Compression of the nerve roots in the spinal cord results in a great deal of pain, and can also cause sensory loss, tingling, loss of motion, decreased reflexes, and muscle weakness. Patients who suffer from nerve root compression can find it difficult to sit or stand in one position for long, to walk without pain, and to bend over or lift heavy items. Those with severe spinal nerve root compression problems often are unable to work.
Nerve root compression in the spine can be caused osteoarthritis, herniated or slipped discs, degenerative disc disease, or vertebral fractures caused by osteoporosis or trauma to the spine.
The Social Security Administration (SSA) recognizes that severe nerve root compression can be debilitating, and as a result, it has created an official impairment listing in the SSA’s “Blue Book” of impairments. If your condition matches the requirements in this listing (which is not easy), you can get Social Security disability benefits.
Under the listing for nerve root compression (listing 1.04A), the SSA specifies the symptoms and severity required for nerve root compression of any kind to qualify as a disability. Basically, evidence of pressure on your spinal nerve root or spinal cord must be accompanied by all of the following:
In addition, your nerve root compression problems must have lasted or be expected to last 12 months or more.
The SSA notes several examples of back conditions that can involve nerve compression:
There may be other back problems that lead to nerve root compression that the SSA didn’t list; benefits can be awarded for nerve root compression caused by other conditions as well, if the condition meets the requirements above.
Unlike other spinal disorders, the SSA’s listing for nerve root compression does not technically require objective evidence of the condition, such as x-rays, MRIs, or CT scans. This means that a comprehensive spinal exam by an orthopedic doctor, including testing your reflexes, sensation, muscle strength (recorded over time), and range of motion, along with your subjective reports of pain and your doctor's estimate of your ability to walk, bend, squat and rise, might be able to suffice as evidence of disability -- in theory anyway.
MRIs, X-Rays, CT scans, or myelography reports that show abnormalities of the spine would help a great deal in getting your back problems approved for disability. The SSA will also look at how often you have been to the doctor, and for how long, and what treatments you have tried (for example, pain medications, steroid injections, muscle relaxants, physical therapy, electronic stimulation). The effects, side effects, and efficacy of the treatments should be thoroughly documented by your doctor.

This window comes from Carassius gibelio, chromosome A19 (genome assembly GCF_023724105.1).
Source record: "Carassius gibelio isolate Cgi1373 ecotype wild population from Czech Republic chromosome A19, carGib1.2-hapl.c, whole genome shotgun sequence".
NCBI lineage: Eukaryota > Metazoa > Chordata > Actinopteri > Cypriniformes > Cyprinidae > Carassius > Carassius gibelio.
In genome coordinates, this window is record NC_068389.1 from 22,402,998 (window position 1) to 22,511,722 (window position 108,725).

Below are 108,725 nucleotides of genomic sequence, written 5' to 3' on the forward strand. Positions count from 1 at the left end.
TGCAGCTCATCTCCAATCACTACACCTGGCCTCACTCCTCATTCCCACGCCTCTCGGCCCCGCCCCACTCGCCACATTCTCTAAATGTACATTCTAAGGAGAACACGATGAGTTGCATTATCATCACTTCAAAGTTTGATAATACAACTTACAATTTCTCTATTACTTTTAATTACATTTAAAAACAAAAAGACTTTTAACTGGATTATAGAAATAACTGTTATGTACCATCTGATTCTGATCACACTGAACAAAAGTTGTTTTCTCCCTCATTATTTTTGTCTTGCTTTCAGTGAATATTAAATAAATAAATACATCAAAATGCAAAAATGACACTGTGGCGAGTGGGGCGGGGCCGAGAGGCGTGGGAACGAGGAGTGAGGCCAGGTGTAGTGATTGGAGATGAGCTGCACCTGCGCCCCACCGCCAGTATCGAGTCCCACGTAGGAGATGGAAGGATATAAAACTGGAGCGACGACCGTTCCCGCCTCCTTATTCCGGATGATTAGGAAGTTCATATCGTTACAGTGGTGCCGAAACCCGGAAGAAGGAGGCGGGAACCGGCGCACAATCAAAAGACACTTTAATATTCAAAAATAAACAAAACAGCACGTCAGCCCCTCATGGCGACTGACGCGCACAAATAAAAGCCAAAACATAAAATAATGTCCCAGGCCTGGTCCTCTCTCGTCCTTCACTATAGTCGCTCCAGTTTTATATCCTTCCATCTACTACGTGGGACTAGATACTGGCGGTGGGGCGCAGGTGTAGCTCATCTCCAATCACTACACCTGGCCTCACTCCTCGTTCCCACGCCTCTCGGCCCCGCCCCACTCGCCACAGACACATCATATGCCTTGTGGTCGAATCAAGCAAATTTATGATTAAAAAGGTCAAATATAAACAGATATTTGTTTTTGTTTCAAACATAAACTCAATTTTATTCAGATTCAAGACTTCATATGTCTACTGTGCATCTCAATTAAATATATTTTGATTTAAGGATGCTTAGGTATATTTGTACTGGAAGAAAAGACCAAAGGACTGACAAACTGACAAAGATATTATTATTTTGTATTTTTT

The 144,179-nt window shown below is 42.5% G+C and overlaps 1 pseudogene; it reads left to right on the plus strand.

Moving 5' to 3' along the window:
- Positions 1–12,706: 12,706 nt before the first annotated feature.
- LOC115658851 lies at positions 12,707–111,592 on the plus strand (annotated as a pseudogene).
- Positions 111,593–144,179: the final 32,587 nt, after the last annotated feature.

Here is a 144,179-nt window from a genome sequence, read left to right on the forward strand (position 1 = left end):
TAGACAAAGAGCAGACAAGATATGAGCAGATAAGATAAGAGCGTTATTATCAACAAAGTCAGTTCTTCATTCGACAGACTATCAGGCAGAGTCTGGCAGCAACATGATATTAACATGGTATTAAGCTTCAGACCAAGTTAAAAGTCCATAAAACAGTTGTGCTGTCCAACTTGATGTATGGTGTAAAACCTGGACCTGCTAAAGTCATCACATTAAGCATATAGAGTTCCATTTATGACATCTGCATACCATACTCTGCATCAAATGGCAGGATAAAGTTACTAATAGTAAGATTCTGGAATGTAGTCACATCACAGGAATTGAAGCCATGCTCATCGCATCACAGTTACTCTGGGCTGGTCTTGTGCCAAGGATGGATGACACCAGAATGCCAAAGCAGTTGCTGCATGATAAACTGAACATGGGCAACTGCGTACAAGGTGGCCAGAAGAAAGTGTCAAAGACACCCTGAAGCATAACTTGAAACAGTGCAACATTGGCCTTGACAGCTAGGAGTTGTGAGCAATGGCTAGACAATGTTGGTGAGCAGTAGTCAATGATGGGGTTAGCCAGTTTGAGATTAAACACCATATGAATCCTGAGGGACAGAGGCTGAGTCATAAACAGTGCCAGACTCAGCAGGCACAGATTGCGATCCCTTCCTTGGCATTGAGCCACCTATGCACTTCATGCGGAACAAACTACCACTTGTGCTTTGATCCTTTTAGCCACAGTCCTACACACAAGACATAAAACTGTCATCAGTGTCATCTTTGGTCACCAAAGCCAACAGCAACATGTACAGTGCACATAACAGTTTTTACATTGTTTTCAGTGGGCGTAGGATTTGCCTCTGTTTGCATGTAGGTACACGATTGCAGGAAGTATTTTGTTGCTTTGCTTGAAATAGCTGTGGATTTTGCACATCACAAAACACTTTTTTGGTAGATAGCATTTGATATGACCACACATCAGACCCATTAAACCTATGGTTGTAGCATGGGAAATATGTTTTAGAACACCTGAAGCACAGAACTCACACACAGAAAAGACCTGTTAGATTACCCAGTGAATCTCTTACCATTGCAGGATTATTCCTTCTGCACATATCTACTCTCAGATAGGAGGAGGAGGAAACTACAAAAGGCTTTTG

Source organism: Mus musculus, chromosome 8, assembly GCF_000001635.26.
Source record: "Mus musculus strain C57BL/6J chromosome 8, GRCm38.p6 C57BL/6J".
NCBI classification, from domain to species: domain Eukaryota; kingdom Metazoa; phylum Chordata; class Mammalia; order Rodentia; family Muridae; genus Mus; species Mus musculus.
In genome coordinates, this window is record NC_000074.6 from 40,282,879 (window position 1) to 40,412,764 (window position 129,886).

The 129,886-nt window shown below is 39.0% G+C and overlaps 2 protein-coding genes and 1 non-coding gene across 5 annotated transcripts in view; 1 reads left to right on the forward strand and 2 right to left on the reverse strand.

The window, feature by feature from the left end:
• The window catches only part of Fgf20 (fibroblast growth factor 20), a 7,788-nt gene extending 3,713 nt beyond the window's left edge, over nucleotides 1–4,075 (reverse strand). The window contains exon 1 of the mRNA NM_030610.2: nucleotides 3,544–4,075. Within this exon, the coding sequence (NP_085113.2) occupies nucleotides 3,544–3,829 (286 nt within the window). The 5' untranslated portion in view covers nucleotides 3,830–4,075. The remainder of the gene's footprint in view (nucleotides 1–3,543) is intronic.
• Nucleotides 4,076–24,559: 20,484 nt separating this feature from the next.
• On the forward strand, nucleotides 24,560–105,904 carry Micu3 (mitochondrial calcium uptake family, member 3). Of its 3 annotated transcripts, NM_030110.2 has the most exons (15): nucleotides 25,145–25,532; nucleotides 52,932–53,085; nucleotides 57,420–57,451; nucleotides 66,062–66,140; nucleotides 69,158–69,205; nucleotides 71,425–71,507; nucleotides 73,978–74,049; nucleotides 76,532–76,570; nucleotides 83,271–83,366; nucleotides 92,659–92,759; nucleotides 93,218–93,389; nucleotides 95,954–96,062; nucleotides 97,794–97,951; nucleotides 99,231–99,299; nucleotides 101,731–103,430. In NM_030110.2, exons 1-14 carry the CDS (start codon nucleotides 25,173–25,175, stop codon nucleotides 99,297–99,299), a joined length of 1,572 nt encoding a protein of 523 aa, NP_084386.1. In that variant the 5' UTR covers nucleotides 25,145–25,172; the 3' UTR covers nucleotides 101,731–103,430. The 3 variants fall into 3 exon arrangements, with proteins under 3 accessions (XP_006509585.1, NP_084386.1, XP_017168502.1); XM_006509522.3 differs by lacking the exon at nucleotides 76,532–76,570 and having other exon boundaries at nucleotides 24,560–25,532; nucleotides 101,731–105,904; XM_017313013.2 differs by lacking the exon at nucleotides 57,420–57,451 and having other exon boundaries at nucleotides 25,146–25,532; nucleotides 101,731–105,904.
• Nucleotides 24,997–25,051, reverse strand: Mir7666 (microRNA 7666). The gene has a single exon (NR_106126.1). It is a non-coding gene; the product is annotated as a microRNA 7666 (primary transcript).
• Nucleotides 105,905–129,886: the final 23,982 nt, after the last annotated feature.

Most Social Security claimants for nerve root compression problems don’t qualify under the above official SSA impairment listing for spinal disorders, because it is quite difficult to meet all of the requirements. If you also have a diagnosis of stenosis or arachnoiditis, you should add these to your claim, as you might be able to qualify for disability benefits under those listings as well.
If the SSA denies your application under the official listing, as the next part of the disability determination process, the SSA is required to consider the effect of your back pain and impairment on your capacity to do daily activities and to function at work. The SSA will then determine whether there is any kind of work you can do. If the SSA determines there are no jobs you can be expected to do, you might be able to qualify for disability benefits under a medical-vocational allowance. For more information, see our article on RFCs for back problems.
If you don’t know whether you are eligible for Social Security disability insurance (you must have paid enough taxes into Social Security) or Supplemental Security Income (SSI, for low-income filers), you can apply for both. You can call the SSA at 800-772-1213 to set up an appointment to fill out an application for disability for your back problems or you can apply online. When you fill out your application, include both how your back pain affects your life outside of work and how it impairs your ability to work.